It only needs to be raised at the intersections and driveways. What’s the flow concern there? Maybe too many intersections and driveways?

If we’re not going to have it physically protected, just stripe it with 8ft lanes and have a 25mph speed limit, strictly enforced. Trade-offs, right?

Hello, Kitty
Subscriber
Hello, Kitty

Would it make sense to invite some of the committee members out for a bike ride along the street, and give them the opportunity to share the reasoning for their recommendations?

JeffS
Guest
JeffS

Fine with me. I’m not a fan of raised lanes adjacent to a travel lane.

That said I think we all realize that the main reason they’re keeping the lane on-grade is so they can be parked in if need be. They probably refer to it internally as the breakdown lane.

David Lewis
Guest

It’s funny how people regard Portland as a bicycling haven until they actually come here and find out that bicycle activism is a full time job because of the rigidly pro-automobile culture of the local layers of government. It’s absurd.

And I find it especially hilarious how the vast majority of the city looks exactly like any other city’s urban sprawl with parkways and strip malls and SUVs and fat people and the whole nine yards.

We elect our policymakers, and this is what we get?

Oliver
Guest
Oliver

Putting “durable profiled striping” along the inside of the buffer adjacent to the bike lane (a la North Interstate, north of Denver) is ridiculous, and possibly dangerous to have adjacent to a bike lane. It’s unacceptable.

Someone needs to tell the next contractor so we don’t end up with more of it.

Jim Chasse
Guest
Jim Chasse

I’d like to make a comment, but work is busy and
I’m committed to my employer at the moment. There is much more going on than what has been reported and I’ll try to fill you all in later this evening. East Portland Action Plan members, ODOT and PBOT staff met Tuesday evening to work on this issue and it was a most productive meeting. Thanks to all that are interested in this project and I think by working together we may all end up with a great facility on outer Powell. Jim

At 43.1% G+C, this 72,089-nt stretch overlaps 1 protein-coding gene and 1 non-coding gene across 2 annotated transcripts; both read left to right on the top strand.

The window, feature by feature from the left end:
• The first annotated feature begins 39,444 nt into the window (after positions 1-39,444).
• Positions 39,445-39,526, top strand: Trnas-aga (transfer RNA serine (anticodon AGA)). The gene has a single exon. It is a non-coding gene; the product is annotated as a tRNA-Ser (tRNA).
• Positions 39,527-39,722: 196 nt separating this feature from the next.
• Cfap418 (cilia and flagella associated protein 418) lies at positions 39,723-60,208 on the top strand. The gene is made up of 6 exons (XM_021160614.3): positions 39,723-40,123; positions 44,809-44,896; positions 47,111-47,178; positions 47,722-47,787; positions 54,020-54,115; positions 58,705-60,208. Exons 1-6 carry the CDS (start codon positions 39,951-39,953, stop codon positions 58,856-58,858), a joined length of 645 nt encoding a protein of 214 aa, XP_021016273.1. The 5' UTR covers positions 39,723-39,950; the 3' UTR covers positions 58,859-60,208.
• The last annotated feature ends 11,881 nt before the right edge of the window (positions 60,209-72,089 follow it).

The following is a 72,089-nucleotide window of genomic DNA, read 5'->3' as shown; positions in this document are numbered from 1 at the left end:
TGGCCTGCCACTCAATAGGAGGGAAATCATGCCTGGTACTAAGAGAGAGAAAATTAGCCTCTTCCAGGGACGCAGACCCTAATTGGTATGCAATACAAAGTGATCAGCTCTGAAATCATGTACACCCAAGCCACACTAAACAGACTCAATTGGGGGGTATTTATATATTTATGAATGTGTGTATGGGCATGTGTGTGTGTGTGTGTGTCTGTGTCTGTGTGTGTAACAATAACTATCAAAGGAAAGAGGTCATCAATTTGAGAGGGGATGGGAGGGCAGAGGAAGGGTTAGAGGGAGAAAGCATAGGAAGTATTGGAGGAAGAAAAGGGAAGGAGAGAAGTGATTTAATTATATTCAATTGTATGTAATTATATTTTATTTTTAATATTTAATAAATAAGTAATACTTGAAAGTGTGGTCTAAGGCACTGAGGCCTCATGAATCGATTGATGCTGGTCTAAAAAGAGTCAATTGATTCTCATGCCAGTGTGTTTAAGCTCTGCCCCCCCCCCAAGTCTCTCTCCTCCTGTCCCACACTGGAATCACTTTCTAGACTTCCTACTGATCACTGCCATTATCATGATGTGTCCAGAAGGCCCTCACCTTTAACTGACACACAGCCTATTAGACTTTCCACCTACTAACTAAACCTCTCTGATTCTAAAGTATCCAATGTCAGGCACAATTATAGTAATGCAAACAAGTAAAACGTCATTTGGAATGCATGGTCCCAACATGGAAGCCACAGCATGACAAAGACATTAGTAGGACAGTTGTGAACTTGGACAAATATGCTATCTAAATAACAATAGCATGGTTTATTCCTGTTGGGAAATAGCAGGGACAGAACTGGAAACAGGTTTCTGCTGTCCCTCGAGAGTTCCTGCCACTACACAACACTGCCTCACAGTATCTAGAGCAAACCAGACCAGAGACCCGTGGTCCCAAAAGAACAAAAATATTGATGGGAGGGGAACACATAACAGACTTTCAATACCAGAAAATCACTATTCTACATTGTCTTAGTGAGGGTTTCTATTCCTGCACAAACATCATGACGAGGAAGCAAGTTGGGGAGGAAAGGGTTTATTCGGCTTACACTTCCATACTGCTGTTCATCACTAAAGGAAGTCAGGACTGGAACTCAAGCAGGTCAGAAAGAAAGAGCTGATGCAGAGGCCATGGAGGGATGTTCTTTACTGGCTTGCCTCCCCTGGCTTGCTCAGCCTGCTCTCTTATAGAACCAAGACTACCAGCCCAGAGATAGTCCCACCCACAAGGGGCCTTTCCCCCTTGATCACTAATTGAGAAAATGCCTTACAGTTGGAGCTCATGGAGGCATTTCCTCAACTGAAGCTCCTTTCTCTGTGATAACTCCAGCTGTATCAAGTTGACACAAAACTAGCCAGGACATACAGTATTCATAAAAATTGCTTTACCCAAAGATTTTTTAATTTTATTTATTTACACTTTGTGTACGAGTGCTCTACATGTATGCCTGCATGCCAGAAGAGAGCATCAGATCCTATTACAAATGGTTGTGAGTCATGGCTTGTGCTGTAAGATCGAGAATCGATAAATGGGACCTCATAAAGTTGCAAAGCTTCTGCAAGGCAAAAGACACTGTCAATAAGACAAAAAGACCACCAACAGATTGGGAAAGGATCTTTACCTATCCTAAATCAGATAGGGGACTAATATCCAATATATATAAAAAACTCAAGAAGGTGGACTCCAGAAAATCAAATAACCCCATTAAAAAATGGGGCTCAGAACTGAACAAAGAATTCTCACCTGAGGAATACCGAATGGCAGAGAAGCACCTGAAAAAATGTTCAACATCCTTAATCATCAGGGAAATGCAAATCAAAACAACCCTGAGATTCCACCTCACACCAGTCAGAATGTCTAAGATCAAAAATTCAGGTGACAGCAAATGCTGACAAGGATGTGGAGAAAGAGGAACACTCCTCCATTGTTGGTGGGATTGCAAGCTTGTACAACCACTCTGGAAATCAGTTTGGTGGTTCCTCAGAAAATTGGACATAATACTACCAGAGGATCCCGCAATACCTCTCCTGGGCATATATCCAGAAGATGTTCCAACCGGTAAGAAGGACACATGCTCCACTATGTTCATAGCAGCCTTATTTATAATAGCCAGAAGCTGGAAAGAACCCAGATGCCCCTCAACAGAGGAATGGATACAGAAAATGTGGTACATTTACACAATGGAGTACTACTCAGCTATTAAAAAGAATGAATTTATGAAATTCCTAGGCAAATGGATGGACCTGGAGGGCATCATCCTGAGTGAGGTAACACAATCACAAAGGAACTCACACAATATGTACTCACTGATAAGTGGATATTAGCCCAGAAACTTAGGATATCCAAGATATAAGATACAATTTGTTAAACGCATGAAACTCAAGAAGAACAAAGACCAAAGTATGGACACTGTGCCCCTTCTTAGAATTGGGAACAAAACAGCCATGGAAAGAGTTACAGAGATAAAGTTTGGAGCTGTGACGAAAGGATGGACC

Gerald Fittipaldi
Guest
Gerald Fittipaldi

Side note: Dan Kaufman, founder of Livable Streets Action and very involved advocate for making a safer Powell, testified at the Oregon Transportation Committee meeting on July 21st. He handed out photos of a bus stop on Powell that had been obliterated by a motorist that ran off the road. His testimony was very powerful and got the attention of the five governor-appointed commissioners of the OTC.

Soren and I also testified that day to comment on the State’s draft Transportation Safety Action Plan (TSAP). Slightly off topic, but the deadline to comment on this plan is Monday, August 1st. Comments can be emailed to safety@odot.state.or.us.

Full details on submitting comments to the OTC on the TSAP, including a link to the plan: https://www.oregon.gov/ODOT/TD/TP/Pages/tsap.aspx

IMO the TSAP is too car-centric and doesn’t acknowledge just how important safe infrastructure is for eliminating Oregon’s roadway fatalities, a stated goal. It also blames cyclists and pedestrians for wearing dark clothing and seems to send the message that peds’ and cyclists’ responsibilities are on par with motorists’ for everyone’s safety. I strongly disagree with this and I let the OTC know this in my testimony.

And for anyone who’s on the BikeLoudPDX listserv, here’s one thread that goes into more detail on last Thursday’s OTC Meeting: https://groups.google.com/forum/#!topic/bikeloudpdx/j5ocTQg9o-k

Catie
Guest
Catie

Grade separated bikeways are the norm in Copenhagen. I might be mistaken, but it also rains there. Ramps to change grades to the road or sidewalk are easily made with a triangle patch of asphalt, the same you would use to fill in a pothole.

Champs
Guest
Champs

“…different-colored material from asphalt”

What I’m hearing is the sound of a can being kicked down the road, all the way to the green lanes on the Sellwood Bridge. Ahem.